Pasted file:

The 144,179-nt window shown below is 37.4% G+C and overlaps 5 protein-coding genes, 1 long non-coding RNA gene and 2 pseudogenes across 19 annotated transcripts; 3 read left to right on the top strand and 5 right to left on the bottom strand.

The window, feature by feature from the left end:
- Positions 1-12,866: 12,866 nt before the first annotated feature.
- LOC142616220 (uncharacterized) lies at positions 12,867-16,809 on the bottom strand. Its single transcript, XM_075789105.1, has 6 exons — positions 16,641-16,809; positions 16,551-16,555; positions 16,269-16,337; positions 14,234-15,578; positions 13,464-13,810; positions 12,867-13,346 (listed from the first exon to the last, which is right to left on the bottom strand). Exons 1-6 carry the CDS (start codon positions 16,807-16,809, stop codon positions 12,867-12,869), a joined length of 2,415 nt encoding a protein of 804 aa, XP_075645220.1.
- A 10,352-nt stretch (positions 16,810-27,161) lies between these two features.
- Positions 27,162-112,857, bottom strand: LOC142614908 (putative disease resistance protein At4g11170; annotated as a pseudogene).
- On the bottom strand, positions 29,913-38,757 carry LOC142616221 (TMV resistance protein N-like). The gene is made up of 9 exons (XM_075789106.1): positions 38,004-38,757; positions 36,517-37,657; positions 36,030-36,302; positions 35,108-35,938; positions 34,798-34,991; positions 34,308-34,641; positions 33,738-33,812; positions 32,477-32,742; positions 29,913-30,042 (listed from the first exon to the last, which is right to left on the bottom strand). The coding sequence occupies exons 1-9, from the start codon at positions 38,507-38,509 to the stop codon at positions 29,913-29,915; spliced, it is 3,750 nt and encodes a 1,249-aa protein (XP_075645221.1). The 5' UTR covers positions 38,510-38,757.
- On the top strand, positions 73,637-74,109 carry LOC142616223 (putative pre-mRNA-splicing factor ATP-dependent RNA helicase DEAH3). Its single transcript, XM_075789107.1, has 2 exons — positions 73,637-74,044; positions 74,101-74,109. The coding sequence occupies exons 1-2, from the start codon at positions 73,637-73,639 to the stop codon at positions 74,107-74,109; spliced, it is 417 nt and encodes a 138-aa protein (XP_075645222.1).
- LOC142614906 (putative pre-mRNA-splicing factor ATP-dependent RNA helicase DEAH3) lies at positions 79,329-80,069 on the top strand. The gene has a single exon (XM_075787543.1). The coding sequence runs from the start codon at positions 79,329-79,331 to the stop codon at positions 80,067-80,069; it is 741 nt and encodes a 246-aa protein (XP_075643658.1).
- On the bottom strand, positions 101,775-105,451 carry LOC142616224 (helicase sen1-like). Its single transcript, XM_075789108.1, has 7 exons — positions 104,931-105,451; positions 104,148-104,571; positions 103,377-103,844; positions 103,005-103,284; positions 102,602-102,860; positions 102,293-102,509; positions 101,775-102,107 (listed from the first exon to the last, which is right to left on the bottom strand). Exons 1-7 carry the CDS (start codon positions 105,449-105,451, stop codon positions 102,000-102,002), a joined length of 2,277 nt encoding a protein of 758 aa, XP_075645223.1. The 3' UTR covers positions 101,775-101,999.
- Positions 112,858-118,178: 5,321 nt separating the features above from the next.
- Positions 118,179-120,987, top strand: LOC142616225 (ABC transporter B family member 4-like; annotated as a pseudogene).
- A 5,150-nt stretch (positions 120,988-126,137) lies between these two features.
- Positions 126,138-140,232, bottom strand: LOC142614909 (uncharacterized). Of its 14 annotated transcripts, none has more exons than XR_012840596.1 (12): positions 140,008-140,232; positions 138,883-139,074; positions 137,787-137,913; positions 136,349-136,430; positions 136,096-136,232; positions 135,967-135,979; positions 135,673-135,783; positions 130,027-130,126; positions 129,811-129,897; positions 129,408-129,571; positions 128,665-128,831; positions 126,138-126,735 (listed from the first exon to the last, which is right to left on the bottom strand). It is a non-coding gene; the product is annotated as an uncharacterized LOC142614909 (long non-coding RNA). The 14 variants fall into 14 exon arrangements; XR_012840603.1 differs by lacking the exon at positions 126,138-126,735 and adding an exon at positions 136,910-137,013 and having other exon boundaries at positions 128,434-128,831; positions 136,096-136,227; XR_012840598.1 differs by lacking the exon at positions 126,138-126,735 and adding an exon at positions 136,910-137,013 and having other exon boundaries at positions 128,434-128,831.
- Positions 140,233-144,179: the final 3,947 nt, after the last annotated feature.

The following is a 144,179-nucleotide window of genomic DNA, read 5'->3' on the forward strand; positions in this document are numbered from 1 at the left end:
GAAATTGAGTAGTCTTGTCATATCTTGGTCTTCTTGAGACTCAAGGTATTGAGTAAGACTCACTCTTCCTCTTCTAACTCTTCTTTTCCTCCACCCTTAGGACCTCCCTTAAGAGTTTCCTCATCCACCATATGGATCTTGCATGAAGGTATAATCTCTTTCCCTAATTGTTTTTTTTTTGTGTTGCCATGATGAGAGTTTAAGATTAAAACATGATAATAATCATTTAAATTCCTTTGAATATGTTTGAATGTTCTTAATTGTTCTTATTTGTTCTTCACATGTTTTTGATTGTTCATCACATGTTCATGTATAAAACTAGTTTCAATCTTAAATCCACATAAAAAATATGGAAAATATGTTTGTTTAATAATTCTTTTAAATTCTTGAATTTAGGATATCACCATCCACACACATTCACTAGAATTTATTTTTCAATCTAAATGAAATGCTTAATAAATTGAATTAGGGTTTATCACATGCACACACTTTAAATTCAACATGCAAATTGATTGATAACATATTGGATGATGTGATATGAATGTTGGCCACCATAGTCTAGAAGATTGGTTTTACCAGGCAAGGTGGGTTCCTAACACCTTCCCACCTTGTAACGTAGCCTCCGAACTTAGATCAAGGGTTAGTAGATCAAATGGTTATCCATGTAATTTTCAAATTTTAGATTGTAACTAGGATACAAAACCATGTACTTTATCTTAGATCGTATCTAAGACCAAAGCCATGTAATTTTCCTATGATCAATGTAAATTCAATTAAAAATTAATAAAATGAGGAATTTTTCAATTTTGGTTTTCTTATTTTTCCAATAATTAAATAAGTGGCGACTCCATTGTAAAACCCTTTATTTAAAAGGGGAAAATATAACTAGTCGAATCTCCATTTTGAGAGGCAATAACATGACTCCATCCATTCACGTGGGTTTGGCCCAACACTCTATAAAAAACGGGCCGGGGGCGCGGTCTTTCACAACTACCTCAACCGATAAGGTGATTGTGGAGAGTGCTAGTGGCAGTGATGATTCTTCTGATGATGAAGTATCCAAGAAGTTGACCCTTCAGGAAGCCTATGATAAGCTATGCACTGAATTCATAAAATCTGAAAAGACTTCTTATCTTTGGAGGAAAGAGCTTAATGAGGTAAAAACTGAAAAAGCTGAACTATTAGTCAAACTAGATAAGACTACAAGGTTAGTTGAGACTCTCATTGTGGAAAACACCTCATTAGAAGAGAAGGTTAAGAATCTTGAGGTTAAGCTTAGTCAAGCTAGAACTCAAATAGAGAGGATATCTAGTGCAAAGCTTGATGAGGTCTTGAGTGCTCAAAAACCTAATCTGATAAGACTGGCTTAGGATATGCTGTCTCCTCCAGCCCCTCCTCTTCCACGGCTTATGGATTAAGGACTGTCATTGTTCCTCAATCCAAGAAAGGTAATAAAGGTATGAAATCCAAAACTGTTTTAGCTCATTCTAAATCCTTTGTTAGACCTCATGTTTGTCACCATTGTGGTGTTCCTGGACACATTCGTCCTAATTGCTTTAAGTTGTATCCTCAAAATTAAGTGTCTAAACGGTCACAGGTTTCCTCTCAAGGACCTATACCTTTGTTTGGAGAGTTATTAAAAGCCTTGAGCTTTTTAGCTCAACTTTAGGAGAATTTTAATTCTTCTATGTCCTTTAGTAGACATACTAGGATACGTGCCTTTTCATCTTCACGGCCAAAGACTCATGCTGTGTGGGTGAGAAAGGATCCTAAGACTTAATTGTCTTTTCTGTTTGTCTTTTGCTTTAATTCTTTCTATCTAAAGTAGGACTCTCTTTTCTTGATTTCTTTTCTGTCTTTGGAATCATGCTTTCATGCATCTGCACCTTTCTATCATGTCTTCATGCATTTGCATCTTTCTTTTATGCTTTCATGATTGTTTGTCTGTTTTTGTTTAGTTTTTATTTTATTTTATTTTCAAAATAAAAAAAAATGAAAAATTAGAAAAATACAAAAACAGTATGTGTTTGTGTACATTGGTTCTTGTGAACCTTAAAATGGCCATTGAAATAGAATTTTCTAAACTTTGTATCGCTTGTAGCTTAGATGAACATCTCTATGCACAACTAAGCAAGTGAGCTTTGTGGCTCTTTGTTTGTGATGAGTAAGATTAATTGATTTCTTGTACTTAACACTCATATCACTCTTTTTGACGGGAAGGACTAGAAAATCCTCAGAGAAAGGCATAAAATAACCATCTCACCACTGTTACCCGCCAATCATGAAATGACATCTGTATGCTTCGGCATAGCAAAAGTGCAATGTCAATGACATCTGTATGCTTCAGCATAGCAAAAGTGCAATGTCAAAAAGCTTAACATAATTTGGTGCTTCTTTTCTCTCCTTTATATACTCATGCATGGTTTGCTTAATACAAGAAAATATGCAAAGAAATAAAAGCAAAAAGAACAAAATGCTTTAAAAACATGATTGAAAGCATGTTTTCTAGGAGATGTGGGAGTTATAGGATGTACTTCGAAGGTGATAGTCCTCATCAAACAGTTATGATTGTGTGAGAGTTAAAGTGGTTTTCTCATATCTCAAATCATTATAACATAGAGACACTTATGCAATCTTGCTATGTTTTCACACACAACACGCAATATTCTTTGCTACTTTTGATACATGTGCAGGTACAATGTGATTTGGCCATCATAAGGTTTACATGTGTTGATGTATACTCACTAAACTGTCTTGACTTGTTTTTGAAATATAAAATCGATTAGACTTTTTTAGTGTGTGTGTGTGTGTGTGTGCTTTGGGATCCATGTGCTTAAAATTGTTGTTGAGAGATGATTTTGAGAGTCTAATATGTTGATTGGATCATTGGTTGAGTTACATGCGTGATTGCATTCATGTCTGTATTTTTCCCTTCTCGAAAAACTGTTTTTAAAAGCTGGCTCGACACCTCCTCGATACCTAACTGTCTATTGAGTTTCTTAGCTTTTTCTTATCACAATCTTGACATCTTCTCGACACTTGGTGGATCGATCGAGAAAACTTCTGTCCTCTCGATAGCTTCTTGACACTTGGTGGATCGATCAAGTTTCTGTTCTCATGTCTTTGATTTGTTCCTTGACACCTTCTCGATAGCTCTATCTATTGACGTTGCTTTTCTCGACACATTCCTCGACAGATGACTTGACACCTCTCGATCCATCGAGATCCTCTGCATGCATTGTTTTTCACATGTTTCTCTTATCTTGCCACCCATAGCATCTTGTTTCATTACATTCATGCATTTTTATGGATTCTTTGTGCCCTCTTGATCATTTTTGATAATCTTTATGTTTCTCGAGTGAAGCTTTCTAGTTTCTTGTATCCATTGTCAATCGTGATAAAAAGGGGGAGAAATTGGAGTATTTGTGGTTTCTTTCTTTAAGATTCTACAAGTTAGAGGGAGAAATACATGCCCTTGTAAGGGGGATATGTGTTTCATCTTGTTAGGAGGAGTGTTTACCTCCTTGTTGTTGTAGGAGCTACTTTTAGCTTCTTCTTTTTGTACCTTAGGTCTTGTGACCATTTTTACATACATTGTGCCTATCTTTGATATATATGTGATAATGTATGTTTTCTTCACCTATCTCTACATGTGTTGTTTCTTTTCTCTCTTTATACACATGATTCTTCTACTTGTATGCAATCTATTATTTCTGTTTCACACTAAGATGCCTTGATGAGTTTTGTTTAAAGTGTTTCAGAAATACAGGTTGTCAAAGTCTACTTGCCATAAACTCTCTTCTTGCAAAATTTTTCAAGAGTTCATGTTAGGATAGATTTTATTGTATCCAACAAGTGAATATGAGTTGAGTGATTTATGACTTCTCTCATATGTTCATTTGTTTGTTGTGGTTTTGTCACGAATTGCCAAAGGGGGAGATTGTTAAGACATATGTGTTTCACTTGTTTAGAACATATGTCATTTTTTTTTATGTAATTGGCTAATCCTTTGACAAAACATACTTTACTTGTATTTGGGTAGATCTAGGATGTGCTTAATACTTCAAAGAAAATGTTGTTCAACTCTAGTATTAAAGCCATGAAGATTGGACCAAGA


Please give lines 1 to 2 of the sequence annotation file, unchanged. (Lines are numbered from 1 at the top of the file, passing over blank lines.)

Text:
The 144,179-nt window shown below is 37.4% G+C and overlaps 5 protein-coding genes, 1 long non-coding RNA gene and 2 pseudogenes across 19 annotated transcripts; 3 read left to right on the top strand and 5 right to left on the bottom strand.

The window, feature by feature from the left end: